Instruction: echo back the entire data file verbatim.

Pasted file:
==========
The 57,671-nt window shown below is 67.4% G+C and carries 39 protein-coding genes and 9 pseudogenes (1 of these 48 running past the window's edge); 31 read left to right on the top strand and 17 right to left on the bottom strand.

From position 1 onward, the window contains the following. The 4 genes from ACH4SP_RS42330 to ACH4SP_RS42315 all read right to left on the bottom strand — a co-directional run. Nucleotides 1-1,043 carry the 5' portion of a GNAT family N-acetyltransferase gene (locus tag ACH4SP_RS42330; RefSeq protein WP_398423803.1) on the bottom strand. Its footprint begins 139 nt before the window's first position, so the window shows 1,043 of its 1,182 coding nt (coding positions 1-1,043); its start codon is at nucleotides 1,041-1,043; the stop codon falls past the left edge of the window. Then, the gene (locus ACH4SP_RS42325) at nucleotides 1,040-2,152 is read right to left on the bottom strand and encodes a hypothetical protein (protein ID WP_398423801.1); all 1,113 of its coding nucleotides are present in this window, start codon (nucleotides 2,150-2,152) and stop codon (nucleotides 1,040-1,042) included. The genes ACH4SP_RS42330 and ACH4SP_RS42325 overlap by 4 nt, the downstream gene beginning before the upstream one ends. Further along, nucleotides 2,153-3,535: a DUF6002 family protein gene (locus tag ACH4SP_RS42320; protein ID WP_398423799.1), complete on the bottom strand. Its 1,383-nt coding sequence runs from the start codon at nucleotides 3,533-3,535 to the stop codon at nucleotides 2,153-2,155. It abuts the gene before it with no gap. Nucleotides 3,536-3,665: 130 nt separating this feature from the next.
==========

The 57,671-nt window shown below is 67.4% G+C and carries 39 protein-coding genes and 9 pseudogenes (1 of these 48 running past the window's edge); 31 read left to right on the top strand and 17 right to left on the bottom strand.

From position 1 onward, the window contains the following. The 4 genes from ACH4SP_RS42330 to ACH4SP_RS42315 all read right to left on the bottom strand — a co-directional run. Nucleotides 1-1,043 carry the 5' portion of a GNAT family N-acetyltransferase gene (locus tag ACH4SP_RS42330; RefSeq protein WP_398423803.1) on the bottom strand. Its footprint begins 139 nt before the window's first position, so the window shows 1,043 of its 1,182 coding nt (coding positions 1-1,043); its start codon is at nucleotides 1,041-1,043; the stop codon falls past the left edge of the window. Then, the gene (locus ACH4SP_RS42325) at nucleotides 1,040-2,152 is read right to left on the bottom strand and encodes a hypothetical protein (protein ID WP_398423801.1); all 1,113 of its coding nucleotides are present in this window, start codon (nucleotides 2,150-2,152) and stop codon (nucleotides 1,040-1,042) included. The genes ACH4SP_RS42330 and ACH4SP_RS42325 overlap by 4 nt, the downstream gene beginning before the upstream one ends. Further along, nucleotides 2,153-3,535: a DUF6002 family protein gene (locus tag ACH4SP_RS42320; protein ID WP_398423799.1), complete on the bottom strand. Its 1,383-nt coding sequence runs from the start codon at nucleotides 3,533-3,535 to the stop codon at nucleotides 2,153-2,155. It abuts the gene before it with no gap. Nucleotides 3,536-3,665: 130 nt separating this feature from the next.